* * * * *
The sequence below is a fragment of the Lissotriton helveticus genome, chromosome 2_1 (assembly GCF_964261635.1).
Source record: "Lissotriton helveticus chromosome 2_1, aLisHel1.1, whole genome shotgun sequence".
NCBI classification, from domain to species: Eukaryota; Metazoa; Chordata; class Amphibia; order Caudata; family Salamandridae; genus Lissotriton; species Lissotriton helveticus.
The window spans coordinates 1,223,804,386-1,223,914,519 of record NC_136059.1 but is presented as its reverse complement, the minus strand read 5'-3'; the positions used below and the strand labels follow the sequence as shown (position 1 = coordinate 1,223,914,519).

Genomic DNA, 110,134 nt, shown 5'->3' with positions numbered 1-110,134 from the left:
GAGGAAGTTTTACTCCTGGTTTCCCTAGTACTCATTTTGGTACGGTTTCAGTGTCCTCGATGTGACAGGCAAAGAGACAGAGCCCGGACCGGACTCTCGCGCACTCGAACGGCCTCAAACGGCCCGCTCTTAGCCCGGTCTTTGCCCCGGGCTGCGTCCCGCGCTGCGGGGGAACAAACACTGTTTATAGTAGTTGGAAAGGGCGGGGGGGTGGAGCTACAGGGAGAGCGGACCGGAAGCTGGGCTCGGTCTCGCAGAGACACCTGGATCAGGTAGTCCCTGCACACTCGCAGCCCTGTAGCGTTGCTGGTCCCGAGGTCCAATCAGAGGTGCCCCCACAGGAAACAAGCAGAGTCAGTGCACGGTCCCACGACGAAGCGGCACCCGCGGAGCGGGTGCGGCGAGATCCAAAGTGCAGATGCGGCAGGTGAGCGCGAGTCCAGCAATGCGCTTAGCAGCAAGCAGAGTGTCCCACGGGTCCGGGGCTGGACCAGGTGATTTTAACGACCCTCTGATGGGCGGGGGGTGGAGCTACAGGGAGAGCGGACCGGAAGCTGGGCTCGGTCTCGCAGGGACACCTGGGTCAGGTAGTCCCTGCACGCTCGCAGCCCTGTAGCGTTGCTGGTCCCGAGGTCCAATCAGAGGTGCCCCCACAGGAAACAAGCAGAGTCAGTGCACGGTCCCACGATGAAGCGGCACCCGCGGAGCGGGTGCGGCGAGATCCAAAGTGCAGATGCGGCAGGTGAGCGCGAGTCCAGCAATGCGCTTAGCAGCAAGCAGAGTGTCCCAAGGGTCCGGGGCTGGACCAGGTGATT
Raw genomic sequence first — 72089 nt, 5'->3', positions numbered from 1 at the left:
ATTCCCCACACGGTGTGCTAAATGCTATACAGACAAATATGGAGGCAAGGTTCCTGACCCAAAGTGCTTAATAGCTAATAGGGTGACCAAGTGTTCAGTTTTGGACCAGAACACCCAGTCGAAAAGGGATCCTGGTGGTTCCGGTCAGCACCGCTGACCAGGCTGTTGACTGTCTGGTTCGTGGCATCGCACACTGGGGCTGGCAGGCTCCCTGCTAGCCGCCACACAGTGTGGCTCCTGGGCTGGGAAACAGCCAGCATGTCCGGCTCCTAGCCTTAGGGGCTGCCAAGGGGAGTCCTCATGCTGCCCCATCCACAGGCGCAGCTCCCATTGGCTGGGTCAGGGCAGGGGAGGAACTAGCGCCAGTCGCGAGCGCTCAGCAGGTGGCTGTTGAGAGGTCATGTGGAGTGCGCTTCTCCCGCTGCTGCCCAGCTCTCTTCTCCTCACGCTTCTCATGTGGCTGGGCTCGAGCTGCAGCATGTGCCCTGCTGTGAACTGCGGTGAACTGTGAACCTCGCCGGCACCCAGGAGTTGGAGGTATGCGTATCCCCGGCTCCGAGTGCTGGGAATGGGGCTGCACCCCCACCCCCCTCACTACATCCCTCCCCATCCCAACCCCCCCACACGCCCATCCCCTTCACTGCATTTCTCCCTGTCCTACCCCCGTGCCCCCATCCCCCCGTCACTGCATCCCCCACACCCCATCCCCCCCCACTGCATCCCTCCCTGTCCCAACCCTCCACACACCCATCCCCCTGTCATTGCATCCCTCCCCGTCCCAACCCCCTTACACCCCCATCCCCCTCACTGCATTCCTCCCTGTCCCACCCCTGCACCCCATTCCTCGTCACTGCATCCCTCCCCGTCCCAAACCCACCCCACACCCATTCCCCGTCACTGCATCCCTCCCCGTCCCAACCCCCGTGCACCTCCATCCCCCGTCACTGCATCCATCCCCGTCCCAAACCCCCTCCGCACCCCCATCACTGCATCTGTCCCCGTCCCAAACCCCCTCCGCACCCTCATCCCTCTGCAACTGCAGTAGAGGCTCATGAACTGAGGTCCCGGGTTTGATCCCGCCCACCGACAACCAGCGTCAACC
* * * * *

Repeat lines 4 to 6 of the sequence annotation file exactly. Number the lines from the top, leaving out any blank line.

The window spans coordinates 1,223,804,386-1,223,914,519 of record NC_136059.1 but is presented as its reverse complement, the minus strand read 5'-3'; the positions used below and the strand labels follow the sequence as shown (position 1 = coordinate 1,223,914,519).

Genomic DNA, 110,134 nt, shown 5'->3' with positions numbered 1-110,134 from the left:
GAGGAAGTTTTACTCCTGGTTTCCCTAGTACTCATTTTGGTACGGTTTCAGTGTCCTCGATGTGACAGGCAAAGAGACAGAGCCCGGACCGGACTCTCGCGCACTCGAACGGCCTCAAACGGCCCGCTCTTAGCCCGGTCTTTGCCCCGGGCTGCGTCCCGCGCTGCGGGGGAACAAACACTGTTTATAGTAGTTGGAAAGGGCGGGGGGGTGGAGCTACAGGGAGAGCGGACCGGAAGCTGGGCTCGGTCTCGCAGAGACACCTGGATCAGGTAGTCCCTGCACACTCGCAGCCCTGTAGCGTTGCTGGTCCCGAGGTCCAATCAGAGGTGCCCCCACAGGAAACAAGCAGAGTCAGTGCACGGTCCCACGACGAAGCGGCACCCGCGGAGCGGGTGCGGCGAGATCCAAAGTGCAGATGCGGCAGGTGAGCGCGAGTCCAGCAATGCGCTTAGCAGCAAGCAGAGTGTCCCACGGGTCCGGGGCTGGACCAGGTGATTTTAACGACCCTCTGATGGGCGGGGGGTGGAGCTACAGGGAGAGCGGACCGGAAGCTGGGCTCGGTCTCGCAGGGACACCTGGGTCAGGTAGTCCCTGCACGCTCGCAGCCCTGTAGCGTTGCTGGTCCCGAGGTCCAATCAGAGGTGCCCCCACAGGAAACAAGCAGAGTCAGTGCACGGTCCCACGATGAAGCGGCACCCGCGGAGCGGGTGCGGCGAGATCCAAAGTGCAGATGCGGCAGGTGAGCGCGAGTCCAGCAATGCGCTTAGCAGCAAGCAGAGTGTCCCAAGGGTCCGGGGCTGGACCAGGTGATT